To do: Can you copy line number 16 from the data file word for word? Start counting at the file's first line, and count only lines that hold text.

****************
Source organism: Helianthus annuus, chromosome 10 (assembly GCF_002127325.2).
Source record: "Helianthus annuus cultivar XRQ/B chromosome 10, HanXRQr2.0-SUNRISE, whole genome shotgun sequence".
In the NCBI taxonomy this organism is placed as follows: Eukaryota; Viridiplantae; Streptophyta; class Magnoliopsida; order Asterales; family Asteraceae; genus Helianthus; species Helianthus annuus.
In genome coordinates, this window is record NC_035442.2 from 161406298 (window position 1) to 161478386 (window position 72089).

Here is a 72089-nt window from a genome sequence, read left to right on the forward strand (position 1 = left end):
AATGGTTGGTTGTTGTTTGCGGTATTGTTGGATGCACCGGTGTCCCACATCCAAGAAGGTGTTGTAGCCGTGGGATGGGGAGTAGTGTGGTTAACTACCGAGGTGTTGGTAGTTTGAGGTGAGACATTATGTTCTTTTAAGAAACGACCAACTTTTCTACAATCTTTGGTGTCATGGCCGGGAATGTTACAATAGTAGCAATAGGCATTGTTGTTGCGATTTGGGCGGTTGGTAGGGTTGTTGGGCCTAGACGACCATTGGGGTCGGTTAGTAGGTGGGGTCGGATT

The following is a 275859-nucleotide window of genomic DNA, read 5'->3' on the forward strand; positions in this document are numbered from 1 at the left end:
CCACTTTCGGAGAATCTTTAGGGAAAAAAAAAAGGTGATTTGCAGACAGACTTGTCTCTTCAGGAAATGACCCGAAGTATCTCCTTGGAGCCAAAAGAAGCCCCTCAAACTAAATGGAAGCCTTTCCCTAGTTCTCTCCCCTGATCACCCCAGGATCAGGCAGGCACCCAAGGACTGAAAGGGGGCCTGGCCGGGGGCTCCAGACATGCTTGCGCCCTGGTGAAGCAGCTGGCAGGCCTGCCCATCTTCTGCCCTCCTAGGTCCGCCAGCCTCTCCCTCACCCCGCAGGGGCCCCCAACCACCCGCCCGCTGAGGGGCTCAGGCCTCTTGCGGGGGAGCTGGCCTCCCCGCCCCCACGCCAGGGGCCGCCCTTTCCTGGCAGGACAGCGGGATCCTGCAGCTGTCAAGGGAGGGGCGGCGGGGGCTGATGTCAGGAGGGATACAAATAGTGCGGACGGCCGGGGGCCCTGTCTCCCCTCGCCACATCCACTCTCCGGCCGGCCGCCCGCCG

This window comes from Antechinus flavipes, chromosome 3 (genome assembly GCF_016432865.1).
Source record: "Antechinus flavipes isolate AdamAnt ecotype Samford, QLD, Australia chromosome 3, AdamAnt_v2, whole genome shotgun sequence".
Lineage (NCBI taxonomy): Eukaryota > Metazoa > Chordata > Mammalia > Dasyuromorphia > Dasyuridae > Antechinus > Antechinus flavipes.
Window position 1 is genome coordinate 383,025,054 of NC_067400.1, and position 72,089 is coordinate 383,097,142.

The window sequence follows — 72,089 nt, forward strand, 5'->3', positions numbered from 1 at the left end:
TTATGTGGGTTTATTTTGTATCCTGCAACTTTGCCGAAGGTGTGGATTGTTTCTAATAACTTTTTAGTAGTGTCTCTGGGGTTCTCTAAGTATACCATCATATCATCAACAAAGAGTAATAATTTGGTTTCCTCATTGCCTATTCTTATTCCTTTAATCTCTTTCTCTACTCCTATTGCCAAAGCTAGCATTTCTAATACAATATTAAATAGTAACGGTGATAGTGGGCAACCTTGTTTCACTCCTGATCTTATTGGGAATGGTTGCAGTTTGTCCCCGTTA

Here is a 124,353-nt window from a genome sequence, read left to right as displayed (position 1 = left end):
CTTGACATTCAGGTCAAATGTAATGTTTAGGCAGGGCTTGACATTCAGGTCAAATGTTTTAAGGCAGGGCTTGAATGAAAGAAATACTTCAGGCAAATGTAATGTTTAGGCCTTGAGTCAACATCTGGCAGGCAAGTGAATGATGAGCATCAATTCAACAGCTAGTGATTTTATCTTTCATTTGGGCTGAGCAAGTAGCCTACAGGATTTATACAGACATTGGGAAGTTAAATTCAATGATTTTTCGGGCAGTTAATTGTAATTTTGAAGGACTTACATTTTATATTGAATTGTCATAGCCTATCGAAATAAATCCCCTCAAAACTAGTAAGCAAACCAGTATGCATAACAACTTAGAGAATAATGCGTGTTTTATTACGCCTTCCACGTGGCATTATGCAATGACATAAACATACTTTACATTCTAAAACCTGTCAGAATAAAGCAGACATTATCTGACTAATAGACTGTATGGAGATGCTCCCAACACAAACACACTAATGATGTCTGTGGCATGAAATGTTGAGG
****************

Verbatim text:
CTTGACATTCAGGTCAAATGTAATGTTTAGGCAGGGCTTGACATTCAGGTCAAATGTTTTAAGGCAGGGCTTGAATGAAAGAAATACTTCAGGCAAATGTAATGTTTAGGCCTTGAGTCAACATCTGGCAGGCAAGTGAATGATGAGCATCAATTCAACAGCTAGTGATTTTATCTTTCATTTGGGCTGAGCAAGTAGCCTACAGGATTTATACAGACATTGGGAAGTTAAATTCAATGATTTTTCGGGCAGTTAATTGTAATTTTGAAGGACTTACATTTTATATTGAATTGTCATAGCCTATCGAAATAAATCCCCTCAAAACTAGTAAGCAAACCAGTATGCATAACAACTTAGAGAATAATGCGTGTTTTATTACGCCTTCCACGTGGCATTATGCAATGACATAAACATACTTTACATTCTAAAACCTGTCAGAATAAAGCAGACATTATCTGACTAATAGACTGTATGGAGATGCTCCCAACACAAACACACTAATGATGTCTGTGGCATGAAATGTTGAGG